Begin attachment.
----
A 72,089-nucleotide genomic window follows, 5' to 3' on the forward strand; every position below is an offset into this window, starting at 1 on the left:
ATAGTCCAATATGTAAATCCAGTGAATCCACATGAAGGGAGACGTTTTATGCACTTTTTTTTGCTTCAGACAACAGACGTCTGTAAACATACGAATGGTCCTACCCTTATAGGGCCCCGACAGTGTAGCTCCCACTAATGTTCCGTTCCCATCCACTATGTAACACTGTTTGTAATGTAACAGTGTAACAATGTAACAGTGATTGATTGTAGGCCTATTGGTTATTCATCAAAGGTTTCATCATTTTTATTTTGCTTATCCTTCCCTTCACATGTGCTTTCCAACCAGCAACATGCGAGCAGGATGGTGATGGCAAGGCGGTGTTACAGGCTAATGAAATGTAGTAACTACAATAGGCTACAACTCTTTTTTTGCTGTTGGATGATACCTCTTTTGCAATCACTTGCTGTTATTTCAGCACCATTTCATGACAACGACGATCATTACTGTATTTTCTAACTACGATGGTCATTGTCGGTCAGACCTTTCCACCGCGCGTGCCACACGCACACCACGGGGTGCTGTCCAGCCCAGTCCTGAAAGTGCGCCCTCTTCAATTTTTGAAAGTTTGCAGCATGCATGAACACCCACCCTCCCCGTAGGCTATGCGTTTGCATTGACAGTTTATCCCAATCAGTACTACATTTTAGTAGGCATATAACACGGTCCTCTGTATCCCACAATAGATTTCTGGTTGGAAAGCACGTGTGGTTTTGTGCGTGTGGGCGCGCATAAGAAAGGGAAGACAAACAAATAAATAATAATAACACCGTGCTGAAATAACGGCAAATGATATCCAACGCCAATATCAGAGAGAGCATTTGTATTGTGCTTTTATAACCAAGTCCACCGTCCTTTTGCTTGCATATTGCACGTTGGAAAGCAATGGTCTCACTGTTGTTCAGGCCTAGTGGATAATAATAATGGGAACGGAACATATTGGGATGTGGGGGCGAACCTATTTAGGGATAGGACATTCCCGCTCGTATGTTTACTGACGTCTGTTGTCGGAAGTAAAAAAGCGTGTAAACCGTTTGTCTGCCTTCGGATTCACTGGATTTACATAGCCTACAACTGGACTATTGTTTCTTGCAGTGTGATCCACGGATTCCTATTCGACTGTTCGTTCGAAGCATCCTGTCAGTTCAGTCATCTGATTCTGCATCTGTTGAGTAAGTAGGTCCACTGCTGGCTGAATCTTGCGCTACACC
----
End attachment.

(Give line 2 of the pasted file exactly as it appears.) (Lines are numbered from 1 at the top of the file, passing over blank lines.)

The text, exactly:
ATAGTCCAATATGTAAATCCAGTGAATCCACATGAAGGGAGACGTTTTATGCACTTTTTTTTGCTTCAGACAACAGACGTCTGTAAACATACGAATGGTCCTACCCTTATAGGGCCCCGACAGTGTAGCTCCCACTAATGTTCCGTTCCCATCCACTATGTAACACTGTTTGTAATGTAACAGTGTAACAATGTAACAGTGATTGATTGTAGGCCTATTGGTTATTCATCAAAGGTTTCATCATTTTTATTTTGCTTATCCTTCCCTTCACATGTGCTTTCCAACCAGCAACATGCGAGCAGGATGGTGATGGCAAGGCGGTGTTACAGGCTAATGAAATGTAGTAACTACAATAGGCTACAACTCTTTTTTTGCTGTTGGATGATACCTCTTTTGCAATCACTTGCTGTTATTTCAGCACCATTTCATGACAACGACGATCATTACTGTATTTTCTAACTACGATGGTCATTGTCGGTCAGACCTTTCCACCGCGCGTGCCACACGCACACCACGGGGTGCTGTCCAGCCCAGTCCTGAAAGTGCGCCCTCTTCAATTTTTGAAAGTTTGCAGCATGCATGAACACCCACCCTCCCCGTAGGCTATGCGTTTGCATTGACAGTTTATCCCAATCAGTACTACATTTTAGTAGGCATATAACACGGTCCTCTGTATCCCACAATAGATTTCTGGTTGGAAAGCACGTGTGGTTTTGTGCGTGTGGGCGCGCATAAGAAAGGGAAGACAAACAAATAAATAATAATAACACCGTGCTGAAATAACGGCAAATGATATCCAACGCCAATATCAGAGAGAGCATTTGTATTGTGCTTTTATAACCAAGTCCACCGTCCTTTTGCTTGCATATTGCACGTTGGAAAGCAATGGTCTCACTGTTGTTCAGGCCTAGTGGATAATAATAATGGGAACGGAACATATTGGGATGTGGGGGCGAACCTATTTAGGGATAGGACATTCCCGCTCGTATGTTTACTGACGTCTGTTGTCGGAAGTAAAAAAGCGTGTAAACCGTTTGTCTGCCTTCGGATTCACTGGATTTACATAGCCTACAACTGGACTATTGTTTCTTGCAGTGTGATCCACGGATTCCTATTCGACTGTTCGTTCGAAGCATCCTGTCAGTTCAGTCATCTGATTCTGCATCTGTTGAGTAAGTAGGTCCACTGCTGGCTGAATCTTGCGCTACACC